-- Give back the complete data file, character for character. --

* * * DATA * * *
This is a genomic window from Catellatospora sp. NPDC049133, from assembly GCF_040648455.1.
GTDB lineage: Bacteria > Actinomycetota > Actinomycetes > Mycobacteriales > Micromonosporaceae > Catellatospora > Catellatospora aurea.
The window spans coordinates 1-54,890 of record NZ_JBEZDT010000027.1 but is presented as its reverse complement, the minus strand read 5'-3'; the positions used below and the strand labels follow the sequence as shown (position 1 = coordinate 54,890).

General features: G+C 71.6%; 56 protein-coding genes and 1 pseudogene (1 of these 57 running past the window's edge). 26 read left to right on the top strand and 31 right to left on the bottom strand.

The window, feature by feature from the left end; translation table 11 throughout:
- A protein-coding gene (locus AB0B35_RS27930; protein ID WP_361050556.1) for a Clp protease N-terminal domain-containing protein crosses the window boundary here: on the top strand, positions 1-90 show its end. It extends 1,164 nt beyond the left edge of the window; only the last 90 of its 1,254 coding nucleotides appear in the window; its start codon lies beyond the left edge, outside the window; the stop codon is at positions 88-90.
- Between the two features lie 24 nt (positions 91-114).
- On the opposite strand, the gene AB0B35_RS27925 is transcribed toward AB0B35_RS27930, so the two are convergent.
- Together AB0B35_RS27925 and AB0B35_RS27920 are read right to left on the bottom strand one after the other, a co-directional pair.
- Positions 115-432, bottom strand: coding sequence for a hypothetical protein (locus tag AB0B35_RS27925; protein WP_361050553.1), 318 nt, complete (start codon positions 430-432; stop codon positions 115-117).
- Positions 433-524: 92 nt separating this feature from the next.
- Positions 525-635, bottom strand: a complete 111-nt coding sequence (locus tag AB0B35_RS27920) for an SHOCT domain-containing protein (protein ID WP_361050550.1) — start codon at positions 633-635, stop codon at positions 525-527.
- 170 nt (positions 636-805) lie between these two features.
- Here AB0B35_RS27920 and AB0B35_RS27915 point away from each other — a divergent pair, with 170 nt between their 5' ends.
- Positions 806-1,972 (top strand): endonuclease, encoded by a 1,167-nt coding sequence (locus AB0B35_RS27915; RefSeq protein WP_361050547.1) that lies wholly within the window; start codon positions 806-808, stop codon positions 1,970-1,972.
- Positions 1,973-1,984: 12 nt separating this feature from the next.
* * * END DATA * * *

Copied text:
This is a genomic window from Catellatospora sp. NPDC049133, from assembly GCF_040648455.1.
GTDB lineage: Bacteria > Actinomycetota > Actinomycetes > Mycobacteriales > Micromonosporaceae > Catellatospora > Catellatospora aurea.
The window spans coordinates 1-54,890 of record NZ_JBEZDT010000027.1 but is presented as its reverse complement, the minus strand read 5'-3'; the positions used below and the strand labels follow the sequence as shown (position 1 = coordinate 54,890).

General features: G+C 71.6%; 56 protein-coding genes and 1 pseudogene (1 of these 57 running past the window's edge). 26 read left to right on the top strand and 31 right to left on the bottom strand.

The window, feature by feature from the left end; translation table 11 throughout:
- A protein-coding gene (locus AB0B35_RS27930; protein ID WP_361050556.1) for a Clp protease N-terminal domain-containing protein crosses the window boundary here: on the top strand, positions 1-90 show its end. It extends 1,164 nt beyond the left edge of the window; only the last 90 of its 1,254 coding nucleotides appear in the window; its start codon lies beyond the left edge, outside the window; the stop codon is at positions 88-90.
- Between the two features lie 24 nt (positions 91-114).
- On the opposite strand, the gene AB0B35_RS27925 is transcribed toward AB0B35_RS27930, so the two are convergent.
- Together AB0B35_RS27925 and AB0B35_RS27920 are read right to left on the bottom strand one after the other, a co-directional pair.
- Positions 115-432, bottom strand: coding sequence for a hypothetical protein (locus tag AB0B35_RS27925; protein WP_361050553.1), 318 nt, complete (start codon positions 430-432; stop codon positions 115-117).
- Positions 433-524: 92 nt separating this feature from the next.
- Positions 525-635, bottom strand: a complete 111-nt coding sequence (locus tag AB0B35_RS27920) for an SHOCT domain-containing protein (protein ID WP_361050550.1) — start codon at positions 633-635, stop codon at positions 525-527.
- 170 nt (positions 636-805) lie between these two features.
- Here AB0B35_RS27920 and AB0B35_RS27915 point away from each other — a divergent pair, with 170 nt between their 5' ends.
- Positions 806-1,972 (top strand): endonuclease, encoded by a 1,167-nt coding sequence (locus AB0B35_RS27915; RefSeq protein WP_361050547.1) that lies wholly within the window; start codon positions 806-808, stop codon positions 1,970-1,972.
- Positions 1,973-1,984: 12 nt separating this feature from the next.